Steady Progress Toward a Malaria Vaccine

Kirsten E. Lyke

Disclosures

Curr Opin Infect Dis. 2017;30(5):463-470. 

In This Article

Abstract and Introduction

Abstract

Purpose of review: Great progress has been made in reducing malaria morbidity and mortality, yet the parasite continues to cause a startling 200 million infections and 500 000 deaths annually. Malaria vaccine development is pushing new boundaries by steady advancement toward a licensed product.

Recent findings: Despite 50 years of research, the complexity of Plasmoidum falciparum confounds all attempts to eradicate the organism. This very complexity has pushed the boundaries of vaccine development to new heights, yet it remains to be seen if an affordable vaccine can provide durable and high-level protection. Novel vaccines such as RTS,S/AS01E are on the edge of licensure, but old techniques have resurged with the ability to deliver vialed, whole organism vaccines. Novel adjuvants, multistage/multiantigen approaches and transmission blocking vaccines all contribute to a multipronged battle plan to conquer malaria.

Summary: Vaccines are the most cost-effective tools to control infectious diseases, yet the complexity of malaria has frustrated all attempts to develop an effective product. This review concentrates on recent advances in malaria vaccine development that lend hope that a vaccine can be produced and malaria eradicated.

Introduction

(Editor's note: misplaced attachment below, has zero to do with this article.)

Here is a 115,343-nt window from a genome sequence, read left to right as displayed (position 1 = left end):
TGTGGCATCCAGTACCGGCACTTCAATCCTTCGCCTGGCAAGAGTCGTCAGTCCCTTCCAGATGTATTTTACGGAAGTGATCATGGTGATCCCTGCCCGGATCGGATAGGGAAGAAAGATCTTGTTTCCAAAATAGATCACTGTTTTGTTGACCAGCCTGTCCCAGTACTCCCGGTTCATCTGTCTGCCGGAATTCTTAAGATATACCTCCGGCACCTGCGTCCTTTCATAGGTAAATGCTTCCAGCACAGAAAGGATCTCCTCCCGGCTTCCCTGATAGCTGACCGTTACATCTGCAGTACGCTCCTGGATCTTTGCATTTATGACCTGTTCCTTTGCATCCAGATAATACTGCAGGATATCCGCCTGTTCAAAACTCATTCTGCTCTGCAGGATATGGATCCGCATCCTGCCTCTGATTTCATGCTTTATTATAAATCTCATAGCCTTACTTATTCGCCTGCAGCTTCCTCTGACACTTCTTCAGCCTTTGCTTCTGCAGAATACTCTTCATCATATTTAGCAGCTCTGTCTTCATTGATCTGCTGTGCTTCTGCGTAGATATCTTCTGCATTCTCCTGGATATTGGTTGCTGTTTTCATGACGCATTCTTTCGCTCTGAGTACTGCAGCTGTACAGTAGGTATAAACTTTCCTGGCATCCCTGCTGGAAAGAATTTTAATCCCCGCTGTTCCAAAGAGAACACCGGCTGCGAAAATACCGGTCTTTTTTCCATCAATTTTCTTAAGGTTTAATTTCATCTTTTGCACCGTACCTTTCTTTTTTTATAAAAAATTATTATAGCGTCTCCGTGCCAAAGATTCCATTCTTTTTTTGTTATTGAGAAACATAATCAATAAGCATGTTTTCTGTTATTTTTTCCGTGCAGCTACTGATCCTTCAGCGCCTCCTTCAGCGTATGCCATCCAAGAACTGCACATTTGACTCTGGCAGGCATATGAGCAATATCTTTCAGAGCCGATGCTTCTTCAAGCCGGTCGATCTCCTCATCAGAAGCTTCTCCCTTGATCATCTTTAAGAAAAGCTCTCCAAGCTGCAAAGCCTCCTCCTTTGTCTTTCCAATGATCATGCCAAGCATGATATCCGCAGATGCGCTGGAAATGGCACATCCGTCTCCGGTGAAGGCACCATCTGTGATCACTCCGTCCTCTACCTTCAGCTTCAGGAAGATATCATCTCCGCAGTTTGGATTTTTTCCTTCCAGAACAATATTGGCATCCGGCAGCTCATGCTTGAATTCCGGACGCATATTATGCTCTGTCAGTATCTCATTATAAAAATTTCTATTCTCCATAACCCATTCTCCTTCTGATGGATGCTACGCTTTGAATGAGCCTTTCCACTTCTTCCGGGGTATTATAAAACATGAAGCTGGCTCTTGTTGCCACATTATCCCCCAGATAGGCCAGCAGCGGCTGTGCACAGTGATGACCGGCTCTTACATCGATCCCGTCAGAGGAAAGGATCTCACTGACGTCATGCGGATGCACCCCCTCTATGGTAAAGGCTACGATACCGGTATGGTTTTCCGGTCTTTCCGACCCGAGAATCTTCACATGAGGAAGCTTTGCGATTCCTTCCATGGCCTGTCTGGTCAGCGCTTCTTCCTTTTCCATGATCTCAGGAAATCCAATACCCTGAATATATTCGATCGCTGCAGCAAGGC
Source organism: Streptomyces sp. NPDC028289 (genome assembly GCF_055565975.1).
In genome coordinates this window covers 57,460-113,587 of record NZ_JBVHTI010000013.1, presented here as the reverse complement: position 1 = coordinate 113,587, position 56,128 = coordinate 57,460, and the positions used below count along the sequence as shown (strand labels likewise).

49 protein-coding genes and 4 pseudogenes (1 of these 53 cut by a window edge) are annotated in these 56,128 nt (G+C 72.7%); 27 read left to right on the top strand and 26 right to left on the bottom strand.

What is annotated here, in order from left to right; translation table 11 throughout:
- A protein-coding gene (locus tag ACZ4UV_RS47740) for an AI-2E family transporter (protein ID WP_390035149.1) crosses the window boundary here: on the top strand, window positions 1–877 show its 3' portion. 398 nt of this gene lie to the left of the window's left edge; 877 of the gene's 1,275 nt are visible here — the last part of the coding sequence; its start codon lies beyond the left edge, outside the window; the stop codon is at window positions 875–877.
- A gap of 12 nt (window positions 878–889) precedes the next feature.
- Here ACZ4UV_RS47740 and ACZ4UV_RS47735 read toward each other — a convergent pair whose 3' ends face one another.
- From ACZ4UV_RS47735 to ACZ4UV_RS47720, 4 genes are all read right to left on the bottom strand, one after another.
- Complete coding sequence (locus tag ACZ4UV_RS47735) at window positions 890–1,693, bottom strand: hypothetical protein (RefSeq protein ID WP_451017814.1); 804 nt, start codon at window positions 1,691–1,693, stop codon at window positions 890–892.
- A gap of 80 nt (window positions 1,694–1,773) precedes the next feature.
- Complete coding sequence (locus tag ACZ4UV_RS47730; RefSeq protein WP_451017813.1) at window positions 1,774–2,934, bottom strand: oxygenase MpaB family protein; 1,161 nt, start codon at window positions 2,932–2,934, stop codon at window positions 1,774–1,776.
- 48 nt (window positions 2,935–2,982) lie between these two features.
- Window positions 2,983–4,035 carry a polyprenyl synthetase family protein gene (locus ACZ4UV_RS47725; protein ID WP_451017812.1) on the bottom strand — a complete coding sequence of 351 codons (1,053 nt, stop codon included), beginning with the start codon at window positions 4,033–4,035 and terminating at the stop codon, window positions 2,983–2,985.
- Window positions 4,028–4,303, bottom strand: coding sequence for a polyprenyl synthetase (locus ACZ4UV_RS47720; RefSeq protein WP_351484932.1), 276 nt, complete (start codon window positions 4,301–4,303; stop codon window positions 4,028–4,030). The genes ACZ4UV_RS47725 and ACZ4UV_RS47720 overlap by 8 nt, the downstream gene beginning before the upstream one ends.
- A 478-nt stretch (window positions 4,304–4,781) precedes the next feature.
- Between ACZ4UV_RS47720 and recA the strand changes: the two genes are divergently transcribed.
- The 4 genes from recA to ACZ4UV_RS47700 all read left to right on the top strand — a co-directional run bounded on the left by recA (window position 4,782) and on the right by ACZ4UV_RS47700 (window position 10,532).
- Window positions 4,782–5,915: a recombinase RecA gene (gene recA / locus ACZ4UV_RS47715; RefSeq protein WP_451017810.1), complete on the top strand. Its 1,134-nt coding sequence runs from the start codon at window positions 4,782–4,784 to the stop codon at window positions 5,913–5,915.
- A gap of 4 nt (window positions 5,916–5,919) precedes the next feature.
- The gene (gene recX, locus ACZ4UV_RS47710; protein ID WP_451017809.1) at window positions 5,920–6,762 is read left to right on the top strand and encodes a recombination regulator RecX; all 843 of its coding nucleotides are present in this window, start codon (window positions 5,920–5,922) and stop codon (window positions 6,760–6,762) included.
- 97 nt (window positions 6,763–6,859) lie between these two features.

Malaria has spanned human evolution causing more death than any other infectious disease. The Plasmodium falciparum malaria burden for 2016 was estimated at 212 million infections with 429 000 deaths.[1] The marathon to develop a malaria vaccine has stretched into 50 years of continuous research. However, the climate in which this effort continues dramatically changed with the infusion of international financing via the Global Fund and the President's Malaria Initiative. Between 2000 and 2013, malaria incidence fell by 30% and mortality fell by 47% globally, contributing to an estimated 4.3 million lives saved.[2] Malaria interventions such as the distribution of bed nets, indoor residual spraying and artemisinin-based therapies have all contributed to this success.[3] The progress revitalized the goal to eradicate malaria,[4] but mortality remains startling high. Fragile gains have plateaued and are imperiled by global economic instability, lack of reliable financing and regional conflicts. Moreover, the Ebola outbreak in West Africa illustrates the fragility of infrastructure in resource-limited nations threatened with health crises. In order to harness momentum and raise global consciousness of both the successes and obstacles in combating malaria, the WHO compiled a technical strategy, calling for a 90% reduction of malaria incidence and mortality and a malaria vaccine with at least 75% protective efficacy by 2030, securely placing the world on a path toward malaria elimination.[5] Malaria vaccine development is a cost-effective and critical tool for protection from the parasite and in its ultimate elimination.[6]

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